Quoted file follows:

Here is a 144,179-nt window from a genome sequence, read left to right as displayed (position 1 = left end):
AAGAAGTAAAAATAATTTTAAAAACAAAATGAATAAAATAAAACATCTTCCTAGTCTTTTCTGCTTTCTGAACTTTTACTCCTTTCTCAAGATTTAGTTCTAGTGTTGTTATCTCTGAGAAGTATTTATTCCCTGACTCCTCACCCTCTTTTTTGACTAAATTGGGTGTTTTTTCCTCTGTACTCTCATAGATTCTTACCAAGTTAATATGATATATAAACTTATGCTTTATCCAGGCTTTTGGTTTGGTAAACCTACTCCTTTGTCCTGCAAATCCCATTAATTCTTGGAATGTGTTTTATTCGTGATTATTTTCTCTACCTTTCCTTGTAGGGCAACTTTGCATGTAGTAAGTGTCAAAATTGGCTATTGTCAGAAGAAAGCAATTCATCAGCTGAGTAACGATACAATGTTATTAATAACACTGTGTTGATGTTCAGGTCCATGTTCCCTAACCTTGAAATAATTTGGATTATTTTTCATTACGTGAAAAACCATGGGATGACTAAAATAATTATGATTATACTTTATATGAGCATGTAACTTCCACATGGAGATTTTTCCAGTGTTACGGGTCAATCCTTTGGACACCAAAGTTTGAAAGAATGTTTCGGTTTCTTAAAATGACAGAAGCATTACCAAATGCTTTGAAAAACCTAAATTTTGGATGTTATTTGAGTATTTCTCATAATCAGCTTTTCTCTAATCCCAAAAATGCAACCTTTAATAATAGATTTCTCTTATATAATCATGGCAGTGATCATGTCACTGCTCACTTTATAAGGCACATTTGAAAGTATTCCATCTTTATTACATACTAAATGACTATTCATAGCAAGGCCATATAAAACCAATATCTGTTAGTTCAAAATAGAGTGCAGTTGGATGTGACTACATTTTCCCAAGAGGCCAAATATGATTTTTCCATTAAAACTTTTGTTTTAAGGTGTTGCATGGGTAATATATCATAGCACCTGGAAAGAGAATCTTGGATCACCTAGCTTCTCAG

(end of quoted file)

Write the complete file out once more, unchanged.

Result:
Here is a 144,179-nt window from a genome sequence, read left to right as displayed (position 1 = left end):
AAGAAGTAAAAATAATTTTAAAAACAAAATGAATAAAATAAAACATCTTCCTAGTCTTTTCTGCTTTCTGAACTTTTACTCCTTTCTCAAGATTTAGTTCTAGTGTTGTTATCTCTGAGAAGTATTTATTCCCTGACTCCTCACCCTCTTTTTTGACTAAATTGGGTGTTTTTTCCTCTGTACTCTCATAGATTCTTACCAAGTTAATATGATATATAAACTTATGCTTTATCCAGGCTTTTGGTTTGGTAAACCTACTCCTTTGTCCTGCAAATCCCATTAATTCTTGGAATGTGTTTTATTCGTGATTATTTTCTCTACCTTTCCTTGTAGGGCAACTTTGCATGTAGTAAGTGTCAAAATTGGCTATTGTCAGAAGAAAGCAATTCATCAGCTGAGTAACGATACAATGTTATTAATAACACTGTGTTGATGTTCAGGTCCATGTTCCCTAACCTTGAAATAATTTGGATTATTTTTCATTACGTGAAAAACCATGGGATGACTAAAATAATTATGATTATACTTTATATGAGCATGTAACTTCCACATGGAGATTTTTCCAGTGTTACGGGTCAATCCTTTGGACACCAAAGTTTGAAAGAATGTTTCGGTTTCTTAAAATGACAGAAGCATTACCAAATGCTTTGAAAAACCTAAATTTTGGATGTTATTTGAGTATTTCTCATAATCAGCTTTTCTCTAATCCCAAAAATGCAACCTTTAATAATAGATTTCTCTTATATAATCATGGCAGTGATCATGTCACTGCTCACTTTATAAGGCACATTTGAAAGTATTCCATCTTTATTACATACTAAATGACTATTCATAGCAAGGCCATATAAAACCAATATCTGTTAGTTCAAAATAGAGTGCAGTTGGATGTGACTACATTTTCCCAAGAGGCCAAATATGATTTTTCCATTAAAACTTTTGTTTTAAGGTGTTGCATGGGTAATATATCATAGCACCTGGAAAGAGAATCTTGGATCACCTAGCTTCTCAG